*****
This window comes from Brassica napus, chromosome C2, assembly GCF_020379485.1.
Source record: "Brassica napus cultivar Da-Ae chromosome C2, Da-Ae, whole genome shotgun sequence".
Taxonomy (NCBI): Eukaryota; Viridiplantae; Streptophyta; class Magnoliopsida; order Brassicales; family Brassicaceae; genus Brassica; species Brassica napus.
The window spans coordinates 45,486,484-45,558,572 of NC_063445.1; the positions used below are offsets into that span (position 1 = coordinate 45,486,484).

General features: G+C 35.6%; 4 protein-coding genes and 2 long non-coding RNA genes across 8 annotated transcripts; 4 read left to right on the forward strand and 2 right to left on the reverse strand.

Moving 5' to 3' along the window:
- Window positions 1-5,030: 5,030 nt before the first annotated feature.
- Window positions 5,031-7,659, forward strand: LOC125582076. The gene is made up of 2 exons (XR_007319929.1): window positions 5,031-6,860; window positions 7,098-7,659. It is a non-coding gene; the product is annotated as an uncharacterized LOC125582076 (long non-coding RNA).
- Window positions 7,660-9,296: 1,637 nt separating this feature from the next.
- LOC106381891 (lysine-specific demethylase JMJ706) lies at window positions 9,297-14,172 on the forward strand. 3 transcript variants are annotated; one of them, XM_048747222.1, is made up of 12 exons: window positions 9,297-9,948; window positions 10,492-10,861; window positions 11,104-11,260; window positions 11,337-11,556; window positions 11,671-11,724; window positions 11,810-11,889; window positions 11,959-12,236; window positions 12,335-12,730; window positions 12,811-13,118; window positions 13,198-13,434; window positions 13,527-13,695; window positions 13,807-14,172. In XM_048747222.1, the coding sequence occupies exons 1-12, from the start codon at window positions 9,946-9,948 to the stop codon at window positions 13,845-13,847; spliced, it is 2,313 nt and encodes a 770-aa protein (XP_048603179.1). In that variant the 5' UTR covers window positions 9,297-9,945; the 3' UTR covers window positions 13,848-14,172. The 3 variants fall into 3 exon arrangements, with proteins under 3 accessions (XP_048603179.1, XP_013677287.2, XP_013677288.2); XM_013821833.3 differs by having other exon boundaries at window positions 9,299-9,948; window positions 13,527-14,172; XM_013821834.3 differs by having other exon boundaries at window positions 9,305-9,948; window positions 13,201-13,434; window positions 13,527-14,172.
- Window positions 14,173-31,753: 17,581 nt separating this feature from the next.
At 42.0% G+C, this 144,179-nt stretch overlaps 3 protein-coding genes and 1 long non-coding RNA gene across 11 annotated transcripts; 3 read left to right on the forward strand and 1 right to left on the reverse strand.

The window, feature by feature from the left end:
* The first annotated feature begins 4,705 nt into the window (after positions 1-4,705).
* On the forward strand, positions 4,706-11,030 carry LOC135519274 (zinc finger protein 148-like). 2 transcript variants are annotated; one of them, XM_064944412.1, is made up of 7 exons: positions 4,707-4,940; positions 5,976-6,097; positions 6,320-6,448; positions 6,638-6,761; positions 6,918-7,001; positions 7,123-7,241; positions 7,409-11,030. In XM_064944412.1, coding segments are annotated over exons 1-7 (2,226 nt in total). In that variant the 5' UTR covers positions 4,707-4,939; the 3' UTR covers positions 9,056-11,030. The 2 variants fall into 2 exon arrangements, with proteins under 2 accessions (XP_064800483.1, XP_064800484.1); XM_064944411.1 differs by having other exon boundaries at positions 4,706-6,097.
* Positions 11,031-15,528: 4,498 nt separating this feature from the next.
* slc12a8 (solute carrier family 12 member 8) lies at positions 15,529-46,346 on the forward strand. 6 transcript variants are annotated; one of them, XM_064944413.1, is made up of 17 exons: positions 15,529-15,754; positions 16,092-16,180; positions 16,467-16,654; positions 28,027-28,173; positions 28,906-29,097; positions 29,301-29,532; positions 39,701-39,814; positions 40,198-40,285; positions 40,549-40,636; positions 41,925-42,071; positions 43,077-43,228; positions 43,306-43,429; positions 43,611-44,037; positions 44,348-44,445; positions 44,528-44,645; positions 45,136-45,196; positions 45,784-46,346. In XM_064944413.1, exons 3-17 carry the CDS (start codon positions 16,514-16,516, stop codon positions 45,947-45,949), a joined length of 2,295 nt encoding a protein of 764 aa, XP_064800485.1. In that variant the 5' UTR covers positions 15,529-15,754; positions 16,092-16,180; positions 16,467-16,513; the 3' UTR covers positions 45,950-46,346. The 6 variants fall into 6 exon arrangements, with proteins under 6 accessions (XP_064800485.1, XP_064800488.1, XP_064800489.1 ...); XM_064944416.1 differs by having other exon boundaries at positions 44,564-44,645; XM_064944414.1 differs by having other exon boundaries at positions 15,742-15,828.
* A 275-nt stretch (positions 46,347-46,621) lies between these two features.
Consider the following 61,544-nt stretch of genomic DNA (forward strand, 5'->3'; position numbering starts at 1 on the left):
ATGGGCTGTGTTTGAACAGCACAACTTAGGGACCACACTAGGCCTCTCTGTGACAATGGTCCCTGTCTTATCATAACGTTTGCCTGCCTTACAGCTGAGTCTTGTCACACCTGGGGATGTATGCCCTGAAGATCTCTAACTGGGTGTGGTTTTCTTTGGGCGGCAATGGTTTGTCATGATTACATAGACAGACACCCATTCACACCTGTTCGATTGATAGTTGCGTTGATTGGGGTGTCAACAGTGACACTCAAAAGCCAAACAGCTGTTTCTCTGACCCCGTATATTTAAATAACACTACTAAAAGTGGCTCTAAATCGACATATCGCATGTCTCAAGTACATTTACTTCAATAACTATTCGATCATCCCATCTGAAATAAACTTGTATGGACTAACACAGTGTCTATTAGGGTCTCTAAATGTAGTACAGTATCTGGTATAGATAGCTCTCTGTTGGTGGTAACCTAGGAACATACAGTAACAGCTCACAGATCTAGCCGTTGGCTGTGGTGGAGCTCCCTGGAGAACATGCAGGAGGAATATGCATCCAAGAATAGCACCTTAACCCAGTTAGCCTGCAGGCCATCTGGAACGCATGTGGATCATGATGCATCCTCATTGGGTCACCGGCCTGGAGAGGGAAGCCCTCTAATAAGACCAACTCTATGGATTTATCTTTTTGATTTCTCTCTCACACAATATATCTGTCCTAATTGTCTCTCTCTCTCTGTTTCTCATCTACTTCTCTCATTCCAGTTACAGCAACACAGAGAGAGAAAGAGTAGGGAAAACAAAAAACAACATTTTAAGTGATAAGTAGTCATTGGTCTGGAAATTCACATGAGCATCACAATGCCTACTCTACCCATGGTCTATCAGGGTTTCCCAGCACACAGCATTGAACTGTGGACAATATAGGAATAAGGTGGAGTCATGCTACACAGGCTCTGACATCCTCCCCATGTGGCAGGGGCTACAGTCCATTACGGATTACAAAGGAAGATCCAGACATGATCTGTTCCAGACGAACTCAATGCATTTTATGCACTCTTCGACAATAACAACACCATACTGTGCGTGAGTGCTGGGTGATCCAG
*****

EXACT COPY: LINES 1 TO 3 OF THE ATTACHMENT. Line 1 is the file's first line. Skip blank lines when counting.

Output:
This window comes from Brassica napus, chromosome C2, assembly GCF_020379485.1.
Source record: "Brassica napus cultivar Da-Ae chromosome C2, Da-Ae, whole genome shotgun sequence".
Taxonomy (NCBI): Eukaryota; Viridiplantae; Streptophyta; class Magnoliopsida; order Brassicales; family Brassicaceae; genus Brassica; species Brassica napus.